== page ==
Showing posts sorted by relevance for query 98 Bowery. Sort by date Show all posts
Showing posts sorted by relevance for query 98 Bowery. Sort by date Show all posts

Wednesday, May 6, 2009

Life at 98 Bowery: 1969-1989

Marc H. Miller enjoys telling stories through pictures, something he has done during his career as an educator, writer, photographer and museum curator.

Late last year, Miller, the founder and director of Ephemera Press, launched 98 Bowery: 1969-1989 — View From the Top Floor. The content-rich Web site is a pictorial account of Miller's life in a 2,000-square-foot loft space at 98 Bowery and of the broader creative community that flourished in the Lower East Side from 1969 to 1989.

As he notes on the site: "'View from the Top Floor'" brings together some of these stories in a chronicle of my life and the creative world I experienced during the 20 years I lived ... at 98 Bowery."

Last spring, Miller was preparing to move to Brooklyn Heights after 20 years of living in Park Slope. In his basement, he found dozens of long-forgotten boxes containing photos and other documents from his years on the Bowery.

A portrait of Miller by Carla Dee Ellis circa 1969

In a Q-and-A with EV Grieve done via e-mail, Miller talks about launching, his days on the Bowery and his view of the LES today.

When did the 98 Bowery site launch?

The 98 Bowery Web site just naturally happened. There was all this material about events that had seemed so important in the 1970s and 80s; things that I had totally repressed and forgotten. I just felt compelled to get it out again. Everything about the site — the name, the content, the way it’s organized — was totally clear right from the start. The site really started moving last December when a young Web designer, Haoyan of America, began helping me. It is now about two-thirds complete. It has become a very compulsive thing. I just want to finish it. It has been very liberating.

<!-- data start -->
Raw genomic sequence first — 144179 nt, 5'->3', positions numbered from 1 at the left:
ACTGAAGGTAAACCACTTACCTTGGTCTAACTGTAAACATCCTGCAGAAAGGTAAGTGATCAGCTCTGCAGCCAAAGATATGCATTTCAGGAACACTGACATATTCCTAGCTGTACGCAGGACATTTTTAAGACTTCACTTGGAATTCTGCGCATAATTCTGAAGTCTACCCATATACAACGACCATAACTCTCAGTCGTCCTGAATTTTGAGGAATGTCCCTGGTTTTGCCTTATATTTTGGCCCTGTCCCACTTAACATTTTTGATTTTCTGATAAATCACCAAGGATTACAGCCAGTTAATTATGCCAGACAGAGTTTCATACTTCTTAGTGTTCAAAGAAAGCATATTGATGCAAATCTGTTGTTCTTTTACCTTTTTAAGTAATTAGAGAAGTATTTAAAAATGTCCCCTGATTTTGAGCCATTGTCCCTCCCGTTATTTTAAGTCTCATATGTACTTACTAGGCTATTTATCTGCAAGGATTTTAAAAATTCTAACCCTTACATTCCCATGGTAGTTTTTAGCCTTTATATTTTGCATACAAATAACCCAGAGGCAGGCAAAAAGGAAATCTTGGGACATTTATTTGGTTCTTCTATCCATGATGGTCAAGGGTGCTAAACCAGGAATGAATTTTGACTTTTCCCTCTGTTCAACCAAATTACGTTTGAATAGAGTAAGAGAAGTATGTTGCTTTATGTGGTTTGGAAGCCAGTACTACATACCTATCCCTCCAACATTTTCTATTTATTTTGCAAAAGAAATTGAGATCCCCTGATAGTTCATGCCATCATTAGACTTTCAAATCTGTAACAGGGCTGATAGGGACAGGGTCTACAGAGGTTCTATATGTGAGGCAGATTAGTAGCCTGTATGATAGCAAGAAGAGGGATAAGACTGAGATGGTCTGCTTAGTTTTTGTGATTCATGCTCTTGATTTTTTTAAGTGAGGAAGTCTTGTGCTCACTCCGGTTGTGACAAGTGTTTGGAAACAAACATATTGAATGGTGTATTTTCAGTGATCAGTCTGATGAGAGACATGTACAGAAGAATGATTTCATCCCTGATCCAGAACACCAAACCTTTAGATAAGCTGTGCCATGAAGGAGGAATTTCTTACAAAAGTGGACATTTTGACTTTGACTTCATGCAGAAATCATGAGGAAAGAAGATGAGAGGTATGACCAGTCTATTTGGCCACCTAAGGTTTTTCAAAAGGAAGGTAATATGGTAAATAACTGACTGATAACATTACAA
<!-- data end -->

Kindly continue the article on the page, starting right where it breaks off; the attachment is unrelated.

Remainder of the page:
What originally drew you to living on the Bowery?

In the late 1960s, it was totally impossible to find a place in New York. My friend John Wilmer, who moved to New York from California at the same time I did to study at the School of Visual Arts, found a short sublet at 96 Bowery and heard that 98 was going to be rented out to artists. He was the one who originally signed the lease but it took so long for the landlord Sol Fried to get the place legalized that John gave up and returned to California.

By that time I was living with a painter, Carla Dee Ellis, and we jumped at the chance of getting the loft. We were living in a tiny apartment on Thompson Street. It was all about getting space then. We were from California. Carla grew up in the desert near Palm Springs where her back yard extended all the way to the horizon. But in the end what was really great about the loft was not just the space but that it was our entry point into the art world. is about a social network.